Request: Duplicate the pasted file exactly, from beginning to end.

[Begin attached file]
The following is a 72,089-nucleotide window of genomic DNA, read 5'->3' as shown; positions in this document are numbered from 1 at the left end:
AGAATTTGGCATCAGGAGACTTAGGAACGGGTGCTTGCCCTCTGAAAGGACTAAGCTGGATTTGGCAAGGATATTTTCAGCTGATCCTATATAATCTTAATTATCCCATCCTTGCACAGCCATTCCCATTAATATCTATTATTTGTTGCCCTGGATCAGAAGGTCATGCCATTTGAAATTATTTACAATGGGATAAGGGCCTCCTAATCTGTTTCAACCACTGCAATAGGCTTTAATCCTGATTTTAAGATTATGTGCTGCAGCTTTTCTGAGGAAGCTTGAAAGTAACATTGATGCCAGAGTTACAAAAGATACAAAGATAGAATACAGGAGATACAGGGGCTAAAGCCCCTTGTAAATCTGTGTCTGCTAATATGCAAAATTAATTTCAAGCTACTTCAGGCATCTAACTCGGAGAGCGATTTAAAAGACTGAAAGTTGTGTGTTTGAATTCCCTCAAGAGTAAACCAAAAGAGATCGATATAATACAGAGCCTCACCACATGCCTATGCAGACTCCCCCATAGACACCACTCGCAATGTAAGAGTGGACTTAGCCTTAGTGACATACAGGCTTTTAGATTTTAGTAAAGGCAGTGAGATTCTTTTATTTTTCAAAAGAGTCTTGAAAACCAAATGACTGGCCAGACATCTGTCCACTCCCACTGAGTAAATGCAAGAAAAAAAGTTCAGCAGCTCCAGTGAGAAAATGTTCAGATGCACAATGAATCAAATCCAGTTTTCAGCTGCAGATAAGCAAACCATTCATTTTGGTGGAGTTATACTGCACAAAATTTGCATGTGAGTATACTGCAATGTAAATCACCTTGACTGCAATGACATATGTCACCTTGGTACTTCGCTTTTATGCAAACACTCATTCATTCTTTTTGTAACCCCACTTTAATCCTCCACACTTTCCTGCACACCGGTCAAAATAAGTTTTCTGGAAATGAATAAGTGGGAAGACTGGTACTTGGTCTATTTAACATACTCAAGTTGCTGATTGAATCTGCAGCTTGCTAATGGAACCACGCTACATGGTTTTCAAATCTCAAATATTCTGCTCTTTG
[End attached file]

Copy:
The following is a 72,089-nucleotide window of genomic DNA, read 5'->3' as shown; positions in this document are numbered from 1 at the left end:
AGAATTTGGCATCAGGAGACTTAGGAACGGGTGCTTGCCCTCTGAAAGGACTAAGCTGGATTTGGCAAGGATATTTTCAGCTGATCCTATATAATCTTAATTATCCCATCCTTGCACAGCCATTCCCATTAATATCTATTATTTGTTGCCCTGGATCAGAAGGTCATGCCATTTGAAATTATTTACAATGGGATAAGGGCCTCCTAATCTGTTTCAACCACTGCAATAGGCTTTAATCCTGATTTTAAGATTATGTGCTGCAGCTTTTCTGAGGAAGCTTGAAAGTAACATTGATGCCAGAGTTACAAAAGATACAAAGATAGAATACAGGAGATACAGGGGCTAAAGCCCCTTGTAAATCTGTGTCTGCTAATATGCAAAATTAATTTCAAGCTACTTCAGGCATCTAACTCGGAGAGCGATTTAAAAGACTGAAAGTTGTGTGTTTGAATTCCCTCAAGAGTAAACCAAAAGAGATCGATATAATACAGAGCCTCACCACATGCCTATGCAGACTCCCCCATAGACACCACTCGCAATGTAAGAGTGGACTTAGCCTTAGTGACATACAGGCTTTTAGATTTTAGTAAAGGCAGTGAGATTCTTTTATTTTTCAAAAGAGTCTTGAAAACCAAATGACTGGCCAGACATCTGTCCACTCCCACTGAGTAAATGCAAGAAAAAAAGTTCAGCAGCTCCAGTGAGAAAATGTTCAGATGCACAATGAATCAAATCCAGTTTTCAGCTGCAGATAAGCAAACCATTCATTTTGGTGGAGTTATACTGCACAAAATTTGCATGTGAGTATACTGCAATGTAAATCACCTTGACTGCAATGACATATGTCACCTTGGTACTTCGCTTTTATGCAAACACTCATTCATTCTTTTTGTAACCCCACTTTAATCCTCCACACTTTCCTGCACACCGGTCAAAATAAGTTTTCTGGAAATGAATAAGTGGGAAGACTGGTACTTGGTCTATTTAACATACTCAAGTTGCTGATTGAATCTGCAGCTTGCTAATGGAACCACGCTACATGGTTTTCAAATCTCAAATATTCTGCTCTTTG